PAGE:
Moore: National Grid Rate Hike Results From Bad Policy
Monday, August 07, 2017
The company is seeking to raise cost of a kilowatt hour from from 6.3 cents to 9.5 cents. The average rate payer will be looking at an roughly 15 bucks per month more in costs.
There are two components to National Grid’s billing mechanism. The first is the cost of the power, which the company is seeking the Public Utility Commission’s approval to hike. National Grid does not profit from the cost of the power.
The other aspect to the bill is the bill is the delivery charge. The company isn’t seeking an increase in the delivery aspect of the bill. That portion of the bill is where the company makes it profits.
Rhode Islanders are, rightfully, encouraged to do all they can to conserve energy. We are told to turn off appliances we are not using, when possible. We use energy efficient light bulbs.
Yet here’s what’s ironic and counterintuitive about the state’s energy policies, particularly when it pertains to National Grid. When a customer does the right thing and adopts a green, energy efficient lifestyle, he or she will be using less power, therefore helping the environment. You would think that we would be rewarded when we collectively take those types of actions.
Instead, we’re penalized. When the company is delivering less energy, it is making less money. That’s a factor of why costs increase. To make up for the loss of revenue, the company is then forced to raise prices.
Customers, at least financially, are disincentivized from conserving electricity. Instead of crafting policies that incentivize conservation, we, I assume inadvertently, have policies that penalize us for doing the right thing.
It’s not much different than our mechanism to fund RIPTA. The state uses the gas tax to fund RIPTA. When more folks opt to take a RIPTA bus instead of driving, the state garners less revenue to fund RIPTA. That leads to more tax hikes.
It’s a broken system that will take big ideas and a move away from our constant state of myopia to reform.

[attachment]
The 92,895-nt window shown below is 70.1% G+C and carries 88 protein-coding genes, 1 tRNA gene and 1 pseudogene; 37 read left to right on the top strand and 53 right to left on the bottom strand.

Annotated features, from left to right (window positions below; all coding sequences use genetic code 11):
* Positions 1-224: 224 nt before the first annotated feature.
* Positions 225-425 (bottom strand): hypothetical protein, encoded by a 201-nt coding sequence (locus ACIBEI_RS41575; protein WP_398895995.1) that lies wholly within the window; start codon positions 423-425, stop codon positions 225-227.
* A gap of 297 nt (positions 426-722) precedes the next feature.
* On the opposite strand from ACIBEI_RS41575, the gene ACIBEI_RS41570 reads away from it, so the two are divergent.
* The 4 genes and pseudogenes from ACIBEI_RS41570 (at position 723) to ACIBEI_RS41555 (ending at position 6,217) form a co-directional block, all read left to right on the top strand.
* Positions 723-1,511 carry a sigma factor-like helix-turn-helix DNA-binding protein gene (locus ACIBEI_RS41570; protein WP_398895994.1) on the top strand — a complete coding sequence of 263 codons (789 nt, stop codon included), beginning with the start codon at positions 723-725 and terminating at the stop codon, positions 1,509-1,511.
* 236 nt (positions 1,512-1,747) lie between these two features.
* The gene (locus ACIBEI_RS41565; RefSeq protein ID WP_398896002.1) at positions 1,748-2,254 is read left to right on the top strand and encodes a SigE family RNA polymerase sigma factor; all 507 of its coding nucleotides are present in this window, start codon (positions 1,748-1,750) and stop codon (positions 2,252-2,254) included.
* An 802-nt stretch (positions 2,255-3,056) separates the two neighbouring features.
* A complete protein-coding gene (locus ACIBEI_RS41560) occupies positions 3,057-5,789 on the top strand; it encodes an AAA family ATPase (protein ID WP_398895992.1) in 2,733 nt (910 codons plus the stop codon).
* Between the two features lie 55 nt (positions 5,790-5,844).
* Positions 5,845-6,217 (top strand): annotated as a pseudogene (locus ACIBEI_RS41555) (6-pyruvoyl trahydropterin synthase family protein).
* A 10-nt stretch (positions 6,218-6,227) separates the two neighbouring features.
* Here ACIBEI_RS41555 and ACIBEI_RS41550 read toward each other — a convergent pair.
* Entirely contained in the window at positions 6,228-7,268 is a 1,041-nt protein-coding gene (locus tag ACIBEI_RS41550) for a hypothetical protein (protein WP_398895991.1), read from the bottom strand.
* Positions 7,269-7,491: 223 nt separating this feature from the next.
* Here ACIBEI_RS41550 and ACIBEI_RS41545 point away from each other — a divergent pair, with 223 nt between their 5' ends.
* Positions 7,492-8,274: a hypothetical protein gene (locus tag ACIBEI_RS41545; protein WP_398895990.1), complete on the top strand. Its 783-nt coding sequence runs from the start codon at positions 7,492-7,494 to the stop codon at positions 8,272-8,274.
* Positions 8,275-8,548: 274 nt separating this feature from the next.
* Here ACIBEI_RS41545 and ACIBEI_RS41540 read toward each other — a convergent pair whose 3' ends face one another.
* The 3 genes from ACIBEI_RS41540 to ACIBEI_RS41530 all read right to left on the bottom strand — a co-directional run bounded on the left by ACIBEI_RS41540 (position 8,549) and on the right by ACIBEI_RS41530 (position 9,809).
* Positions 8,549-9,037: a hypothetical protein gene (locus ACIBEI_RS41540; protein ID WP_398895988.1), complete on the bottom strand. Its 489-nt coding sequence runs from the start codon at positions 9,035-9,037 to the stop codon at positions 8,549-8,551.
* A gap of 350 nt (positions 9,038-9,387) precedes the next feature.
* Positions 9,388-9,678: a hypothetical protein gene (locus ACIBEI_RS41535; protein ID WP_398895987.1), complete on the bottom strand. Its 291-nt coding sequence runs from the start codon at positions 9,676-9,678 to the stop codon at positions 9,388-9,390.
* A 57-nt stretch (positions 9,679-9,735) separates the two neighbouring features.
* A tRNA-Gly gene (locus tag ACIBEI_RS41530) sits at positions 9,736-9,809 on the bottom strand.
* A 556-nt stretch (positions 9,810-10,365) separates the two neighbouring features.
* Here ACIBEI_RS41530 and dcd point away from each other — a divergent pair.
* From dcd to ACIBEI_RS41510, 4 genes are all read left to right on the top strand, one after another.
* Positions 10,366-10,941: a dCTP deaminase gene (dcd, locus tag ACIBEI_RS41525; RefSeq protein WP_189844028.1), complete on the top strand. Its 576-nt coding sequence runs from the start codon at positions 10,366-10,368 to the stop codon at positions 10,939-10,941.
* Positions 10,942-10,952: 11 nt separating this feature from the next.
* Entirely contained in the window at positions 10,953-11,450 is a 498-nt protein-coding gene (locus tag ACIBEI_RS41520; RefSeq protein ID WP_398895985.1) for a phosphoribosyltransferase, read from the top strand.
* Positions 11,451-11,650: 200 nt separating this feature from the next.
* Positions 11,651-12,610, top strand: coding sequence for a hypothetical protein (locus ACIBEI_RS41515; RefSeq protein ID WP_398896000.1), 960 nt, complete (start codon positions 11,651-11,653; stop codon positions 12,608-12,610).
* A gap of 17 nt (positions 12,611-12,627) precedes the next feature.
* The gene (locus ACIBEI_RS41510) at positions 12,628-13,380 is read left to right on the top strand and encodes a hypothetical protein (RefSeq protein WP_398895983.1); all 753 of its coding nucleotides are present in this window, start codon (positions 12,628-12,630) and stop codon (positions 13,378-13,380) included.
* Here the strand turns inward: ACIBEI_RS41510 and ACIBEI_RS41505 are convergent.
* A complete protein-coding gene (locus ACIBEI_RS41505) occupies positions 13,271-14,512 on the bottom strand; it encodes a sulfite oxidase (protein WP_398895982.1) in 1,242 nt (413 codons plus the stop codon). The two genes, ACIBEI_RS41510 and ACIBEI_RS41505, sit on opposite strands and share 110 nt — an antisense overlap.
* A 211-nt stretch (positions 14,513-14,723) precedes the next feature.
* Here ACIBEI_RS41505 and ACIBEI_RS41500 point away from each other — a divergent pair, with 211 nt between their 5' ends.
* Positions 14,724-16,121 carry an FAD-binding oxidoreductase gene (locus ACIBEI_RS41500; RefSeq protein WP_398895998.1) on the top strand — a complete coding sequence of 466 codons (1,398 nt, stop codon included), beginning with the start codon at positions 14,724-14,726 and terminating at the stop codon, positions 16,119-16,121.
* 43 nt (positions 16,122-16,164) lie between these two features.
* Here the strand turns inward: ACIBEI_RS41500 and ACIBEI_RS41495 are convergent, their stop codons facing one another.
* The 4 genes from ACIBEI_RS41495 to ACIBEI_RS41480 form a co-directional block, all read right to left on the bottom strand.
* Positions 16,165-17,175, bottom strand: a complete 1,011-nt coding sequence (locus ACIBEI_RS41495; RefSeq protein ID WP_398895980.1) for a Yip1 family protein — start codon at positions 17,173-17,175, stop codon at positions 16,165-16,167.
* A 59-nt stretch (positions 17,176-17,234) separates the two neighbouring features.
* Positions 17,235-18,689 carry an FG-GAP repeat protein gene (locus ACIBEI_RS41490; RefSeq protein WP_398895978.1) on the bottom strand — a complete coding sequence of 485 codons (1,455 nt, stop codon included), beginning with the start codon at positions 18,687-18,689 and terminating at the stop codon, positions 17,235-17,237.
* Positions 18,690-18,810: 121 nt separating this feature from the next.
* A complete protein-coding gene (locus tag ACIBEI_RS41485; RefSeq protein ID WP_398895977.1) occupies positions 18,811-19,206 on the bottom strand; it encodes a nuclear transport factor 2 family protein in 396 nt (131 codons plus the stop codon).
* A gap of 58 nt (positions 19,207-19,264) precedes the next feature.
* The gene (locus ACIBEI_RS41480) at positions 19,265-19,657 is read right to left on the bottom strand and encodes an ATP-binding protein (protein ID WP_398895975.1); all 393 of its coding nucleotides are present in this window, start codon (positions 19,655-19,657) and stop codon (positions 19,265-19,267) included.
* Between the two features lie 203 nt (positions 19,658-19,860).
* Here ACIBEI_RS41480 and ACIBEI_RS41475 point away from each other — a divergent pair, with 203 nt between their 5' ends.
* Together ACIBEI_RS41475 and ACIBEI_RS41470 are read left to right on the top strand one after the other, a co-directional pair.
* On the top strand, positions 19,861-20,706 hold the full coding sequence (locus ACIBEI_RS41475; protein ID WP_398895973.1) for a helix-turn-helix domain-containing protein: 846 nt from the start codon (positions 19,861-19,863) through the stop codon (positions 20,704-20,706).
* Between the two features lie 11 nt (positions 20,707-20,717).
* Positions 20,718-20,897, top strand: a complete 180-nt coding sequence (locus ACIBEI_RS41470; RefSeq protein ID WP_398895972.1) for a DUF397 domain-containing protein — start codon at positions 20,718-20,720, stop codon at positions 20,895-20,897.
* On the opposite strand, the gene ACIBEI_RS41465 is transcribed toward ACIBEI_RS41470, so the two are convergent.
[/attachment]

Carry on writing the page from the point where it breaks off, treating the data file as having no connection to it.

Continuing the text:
Let’s give some credit to Lieutenant Governor Daniel McKee for taking the lead on fighting the latest National Grid rate hike.
“The rate increase, that’s being proposed, is not going to impact all of the small businesses in out there in our 39 communities but also all of our residents,” McKee told GoLocal Live this week.
McKee deserves credit for helping lead the fight to do away with so-called billing adjustments, which penalized folks who switched energy providers, leaving National Grid for a competitor. He is also encouraging ratepayers to shop around for a better deal on their electricity rates.
Hopefully the state regulators will find a way to scale back this monstrous rate hike. That would provide us with some short term relief. But what we really need is some drastic reforms that incentivize us to reduce our energy consumption, not penalize us.
Related Slideshow: The 15 Costliest Government Programs in RI
Category: Utilities and Liquor Stores
Cost Per $1,000 of Income: $9.25
National Rank: 40
Note: Utilities are not considered to be "direct general expenditures." Instead utilities are categorized as "other direct expenditures." The category is a U.S. Census Bureau term. Unlike some states, Rhode Island does not have state-run liquor stores.
#3 Pensions and Other
Category: Insurance Trust
Cost Per $1,000 of Income: $39.62
National Rank: 4
Note: Other than pensions this area of spending includes unemployment security, disability insurance, and workers compensation. Together, these expenses are categorized U.S. Census Bureau as "insurance trust."
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